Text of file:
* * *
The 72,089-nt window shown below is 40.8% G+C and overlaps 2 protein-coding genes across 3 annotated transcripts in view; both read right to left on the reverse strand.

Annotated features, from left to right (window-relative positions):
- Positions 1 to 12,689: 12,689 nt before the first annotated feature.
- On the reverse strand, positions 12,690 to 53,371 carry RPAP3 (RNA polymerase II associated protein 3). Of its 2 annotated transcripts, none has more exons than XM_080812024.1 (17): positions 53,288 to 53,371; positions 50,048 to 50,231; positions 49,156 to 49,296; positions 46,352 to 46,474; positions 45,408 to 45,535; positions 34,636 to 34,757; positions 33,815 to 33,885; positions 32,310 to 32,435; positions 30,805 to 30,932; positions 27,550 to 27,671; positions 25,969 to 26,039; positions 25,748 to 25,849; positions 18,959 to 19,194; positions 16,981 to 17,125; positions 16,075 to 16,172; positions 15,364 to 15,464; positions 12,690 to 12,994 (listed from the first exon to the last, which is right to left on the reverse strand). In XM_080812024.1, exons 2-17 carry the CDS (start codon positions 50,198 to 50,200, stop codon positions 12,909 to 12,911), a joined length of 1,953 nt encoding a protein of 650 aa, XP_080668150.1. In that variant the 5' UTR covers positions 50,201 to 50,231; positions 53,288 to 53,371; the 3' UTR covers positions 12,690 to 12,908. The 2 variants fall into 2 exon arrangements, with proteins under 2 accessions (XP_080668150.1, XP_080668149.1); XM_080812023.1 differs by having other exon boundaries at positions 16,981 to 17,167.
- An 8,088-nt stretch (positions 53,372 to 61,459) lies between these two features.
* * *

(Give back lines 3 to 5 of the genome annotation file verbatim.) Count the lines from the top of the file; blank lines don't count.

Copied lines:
- Positions 1 to 12,689: 12,689 nt before the first annotated feature.
- On the reverse strand, positions 12,690 to 53,371 carry RPAP3 (RNA polymerase II associated protein 3). Of its 2 annotated transcripts, none has more exons than XM_080812024.1 (17): positions 53,288 to 53,371; positions 50,048 to 50,231; positions 49,156 to 49,296; positions 46,352 to 46,474; positions 45,408 to 45,535; positions 34,636 to 34,757; positions 33,815 to 33,885; positions 32,310 to 32,435; positions 30,805 to 30,932; positions 27,550 to 27,671; positions 25,969 to 26,039; positions 25,748 to 25,849; positions 18,959 to 19,194; positions 16,981 to 17,125; positions 16,075 to 16,172; positions 15,364 to 15,464; positions 12,690 to 12,994 (listed from the first exon to the last, which is right to left on the reverse strand). In XM_080812024.1, exons 2-17 carry the CDS (start codon positions 50,198 to 50,200, stop codon positions 12,909 to 12,911), a joined length of 1,953 nt encoding a protein of 650 aa, XP_080668150.1. In that variant the 5' UTR covers positions 50,201 to 50,231; positions 53,288 to 53,371; the 3' UTR covers positions 12,690 to 12,908. The 2 variants fall into 2 exon arrangements, with proteins under 2 accessions (XP_080668150.1, XP_080668149.1); XM_080812023.1 differs by having other exon boundaries at positions 16,981 to 17,167.
- An 8,088-nt stretch (positions 53,372 to 61,459) lies between these two features.